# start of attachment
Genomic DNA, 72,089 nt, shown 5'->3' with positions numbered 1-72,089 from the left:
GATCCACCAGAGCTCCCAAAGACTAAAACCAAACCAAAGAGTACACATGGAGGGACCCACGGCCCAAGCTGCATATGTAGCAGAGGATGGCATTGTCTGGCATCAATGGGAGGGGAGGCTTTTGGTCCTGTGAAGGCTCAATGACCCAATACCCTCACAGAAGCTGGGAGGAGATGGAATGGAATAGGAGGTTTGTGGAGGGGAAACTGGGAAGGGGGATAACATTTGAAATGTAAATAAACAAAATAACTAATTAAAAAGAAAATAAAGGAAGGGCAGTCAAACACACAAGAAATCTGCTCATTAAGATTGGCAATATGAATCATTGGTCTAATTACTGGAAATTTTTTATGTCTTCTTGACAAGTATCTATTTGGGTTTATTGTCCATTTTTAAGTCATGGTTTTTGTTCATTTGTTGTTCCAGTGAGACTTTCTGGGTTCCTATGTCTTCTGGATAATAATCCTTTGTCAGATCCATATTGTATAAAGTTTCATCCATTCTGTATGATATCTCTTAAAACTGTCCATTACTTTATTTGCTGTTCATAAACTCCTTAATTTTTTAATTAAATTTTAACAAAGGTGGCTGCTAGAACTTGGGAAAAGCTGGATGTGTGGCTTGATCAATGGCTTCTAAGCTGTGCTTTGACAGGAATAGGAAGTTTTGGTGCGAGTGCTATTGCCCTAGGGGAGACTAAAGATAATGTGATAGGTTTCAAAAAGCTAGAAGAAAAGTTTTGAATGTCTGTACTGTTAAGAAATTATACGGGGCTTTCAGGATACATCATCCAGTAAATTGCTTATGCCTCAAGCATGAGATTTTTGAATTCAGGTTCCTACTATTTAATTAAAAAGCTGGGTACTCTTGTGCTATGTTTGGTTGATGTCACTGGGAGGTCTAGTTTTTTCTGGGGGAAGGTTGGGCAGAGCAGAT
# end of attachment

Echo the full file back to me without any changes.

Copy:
Genomic DNA, 72,089 nt, shown 5'->3' with positions numbered 1-72,089 from the left:
GATCCACCAGAGCTCCCAAAGACTAAAACCAAACCAAAGAGTACACATGGAGGGACCCACGGCCCAAGCTGCATATGTAGCAGAGGATGGCATTGTCTGGCATCAATGGGAGGGGAGGCTTTTGGTCCTGTGAAGGCTCAATGACCCAATACCCTCACAGAAGCTGGGAGGAGATGGAATGGAATAGGAGGTTTGTGGAGGGGAAACTGGGAAGGGGGATAACATTTGAAATGTAAATAAACAAAATAACTAATTAAAAAGAAAATAAAGGAAGGGCAGTCAAACACACAAGAAATCTGCTCATTAAGATTGGCAATATGAATCATTGGTCTAATTACTGGAAATTTTTTATGTCTTCTTGACAAGTATCTATTTGGGTTTATTGTCCATTTTTAAGTCATGGTTTTTGTTCATTTGTTGTTCCAGTGAGACTTTCTGGGTTCCTATGTCTTCTGGATAATAATCCTTTGTCAGATCCATATTGTATAAAGTTTCATCCATTCTGTATGATATCTCTTAAAACTGTCCATTACTTTATTTGCTGTTCATAAACTCCTTAATTTTTTAATTAAATTTTAACAAAGGTGGCTGCTAGAACTTGGGAAAAGCTGGATGTGTGGCTTGATCAATGGCTTCTAAGCTGTGCTTTGACAGGAATAGGAAGTTTTGGTGCGAGTGCTATTGCCCTAGGGGAGACTAAAGATAATGTGATAGGTTTCAAAAAGCTAGAAGAAAAGTTTTGAATGTCTGTACTGTTAAGAAATTATACGGGGCTTTCAGGATACATCATCCAGTAAATTGCTTATGCCTCAAGCATGAGATTTTTGAATTCAGGTTCCTACTATTTAATTAAAAAGCTGGGTACTCTTGTGCTATGTTTGGTTGATGTCACTGGGAGGTCTAGTTTTTTCTGGGGGAAGGTTGGGCAGAGCAGAT